# Finding the argmaximum of a list in Haskell

I've been doing project euler problems in Haskell, and often I've found the need to get the value that gives the maximum of a function.

For example,

answer = argmaximum \$ map collatzLength [1..10^6]


Where collatzLength is a previously defined function.

I came up with this code, which is heavily influenced by learning Ocaml. I run a helper function that has variables that keep track of the best value index and best index so far. It works perfectly for positive lists, but it seems like there's a better way.

Is there a less clunky way to implement argmaximum?

argmaximum :: (Ord a, Num a) => [a] -> a
argmaximum lst = helper lst 0 0 0 where
helper (x:xs) current bestVal bestIndex
| current > bestVal = helper xs (current + 1) x current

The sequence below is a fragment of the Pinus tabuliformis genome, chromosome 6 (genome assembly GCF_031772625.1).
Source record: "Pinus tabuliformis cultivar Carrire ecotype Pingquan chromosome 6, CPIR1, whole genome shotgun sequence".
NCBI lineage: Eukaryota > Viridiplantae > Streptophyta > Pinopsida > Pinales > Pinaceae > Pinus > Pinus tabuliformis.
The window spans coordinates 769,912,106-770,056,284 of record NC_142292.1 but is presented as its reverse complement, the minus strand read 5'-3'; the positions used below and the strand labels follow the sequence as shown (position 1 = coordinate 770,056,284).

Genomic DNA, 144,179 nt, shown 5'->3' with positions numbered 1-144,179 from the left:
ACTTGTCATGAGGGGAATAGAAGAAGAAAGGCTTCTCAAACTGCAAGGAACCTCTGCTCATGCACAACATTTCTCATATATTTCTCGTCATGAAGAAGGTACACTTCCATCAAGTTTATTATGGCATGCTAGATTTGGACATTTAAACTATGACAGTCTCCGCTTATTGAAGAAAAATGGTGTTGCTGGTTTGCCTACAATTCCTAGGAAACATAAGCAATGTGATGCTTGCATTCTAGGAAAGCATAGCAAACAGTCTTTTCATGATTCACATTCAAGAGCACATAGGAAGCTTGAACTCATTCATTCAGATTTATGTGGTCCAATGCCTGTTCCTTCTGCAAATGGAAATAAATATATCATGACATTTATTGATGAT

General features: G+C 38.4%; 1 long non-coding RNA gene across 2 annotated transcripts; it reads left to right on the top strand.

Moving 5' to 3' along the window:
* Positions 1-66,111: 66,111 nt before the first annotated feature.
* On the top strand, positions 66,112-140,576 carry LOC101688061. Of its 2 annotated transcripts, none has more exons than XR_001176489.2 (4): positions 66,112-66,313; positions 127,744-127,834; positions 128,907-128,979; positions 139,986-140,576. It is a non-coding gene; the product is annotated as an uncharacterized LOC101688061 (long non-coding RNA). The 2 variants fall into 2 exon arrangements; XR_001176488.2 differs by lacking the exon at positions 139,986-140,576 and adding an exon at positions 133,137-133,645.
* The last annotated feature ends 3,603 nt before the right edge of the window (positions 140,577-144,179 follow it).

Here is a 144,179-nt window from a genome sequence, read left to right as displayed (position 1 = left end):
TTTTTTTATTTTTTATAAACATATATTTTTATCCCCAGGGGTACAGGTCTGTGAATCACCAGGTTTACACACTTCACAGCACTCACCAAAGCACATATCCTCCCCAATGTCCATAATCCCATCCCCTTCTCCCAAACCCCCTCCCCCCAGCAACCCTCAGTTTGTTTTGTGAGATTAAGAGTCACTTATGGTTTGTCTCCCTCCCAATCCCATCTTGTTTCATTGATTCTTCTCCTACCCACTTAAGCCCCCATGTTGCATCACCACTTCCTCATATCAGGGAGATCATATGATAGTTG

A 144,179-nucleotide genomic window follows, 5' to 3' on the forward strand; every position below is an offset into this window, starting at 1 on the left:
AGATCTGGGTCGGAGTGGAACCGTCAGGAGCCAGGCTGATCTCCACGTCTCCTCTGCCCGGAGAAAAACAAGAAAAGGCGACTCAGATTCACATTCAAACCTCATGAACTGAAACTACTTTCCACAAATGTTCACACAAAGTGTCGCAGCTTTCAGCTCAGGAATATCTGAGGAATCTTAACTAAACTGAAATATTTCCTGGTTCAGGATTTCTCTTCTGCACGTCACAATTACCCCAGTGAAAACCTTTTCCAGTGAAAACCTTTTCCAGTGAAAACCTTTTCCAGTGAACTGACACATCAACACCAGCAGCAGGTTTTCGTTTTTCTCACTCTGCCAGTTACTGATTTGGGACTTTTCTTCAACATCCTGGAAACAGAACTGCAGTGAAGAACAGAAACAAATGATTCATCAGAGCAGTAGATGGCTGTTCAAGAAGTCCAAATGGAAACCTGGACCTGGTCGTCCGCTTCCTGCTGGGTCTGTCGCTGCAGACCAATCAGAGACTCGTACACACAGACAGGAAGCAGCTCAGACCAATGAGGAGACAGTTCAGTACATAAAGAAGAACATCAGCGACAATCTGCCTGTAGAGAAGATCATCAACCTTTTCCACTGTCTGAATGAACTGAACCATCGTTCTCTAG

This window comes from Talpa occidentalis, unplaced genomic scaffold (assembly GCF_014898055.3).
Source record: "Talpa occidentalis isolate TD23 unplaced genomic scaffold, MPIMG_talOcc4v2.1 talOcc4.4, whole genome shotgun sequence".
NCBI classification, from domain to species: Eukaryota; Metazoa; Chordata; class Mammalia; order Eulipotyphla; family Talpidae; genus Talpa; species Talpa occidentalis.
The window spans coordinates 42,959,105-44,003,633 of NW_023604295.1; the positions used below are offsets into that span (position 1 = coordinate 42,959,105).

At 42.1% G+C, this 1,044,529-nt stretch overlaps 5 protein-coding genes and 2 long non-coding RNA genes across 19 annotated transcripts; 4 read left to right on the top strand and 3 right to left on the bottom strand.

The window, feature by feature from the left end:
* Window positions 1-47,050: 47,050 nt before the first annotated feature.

| otherwise = helper xs (current + 1) bestVal bestIndex
helper null _ _ bestIndex = bestIndex

• I believe you are looking for maxmimumBy (comparing collatzLength) [1..10^6] or maximumBy (compare on collatzLength) [1..10^6]. I’m not sure I understand how your function works, unless current > bestVal is a typo and meant to be x > bestVal. It’s late so I’m afraid I cannot review more thoroughly - I do hope at least one of my suggestions type checks.
– cole
Aug 18, 2021 at 9:47

What you have implemented here is strictly speaking not argmaximum, but finding a maximum index in a list. The difference is that your argmaximum will not return the correct value for invocations that don't map from [1..?]
argmax :: (Ord a, Num a) => (b -> a) -> [b] -> b

That way you can write argmax collatzLength [500..10^6] and still get the correct answer :)
By the way: @cole suggested using maximumBy and comparing for the implementation, which I wholeheartedly agree on :)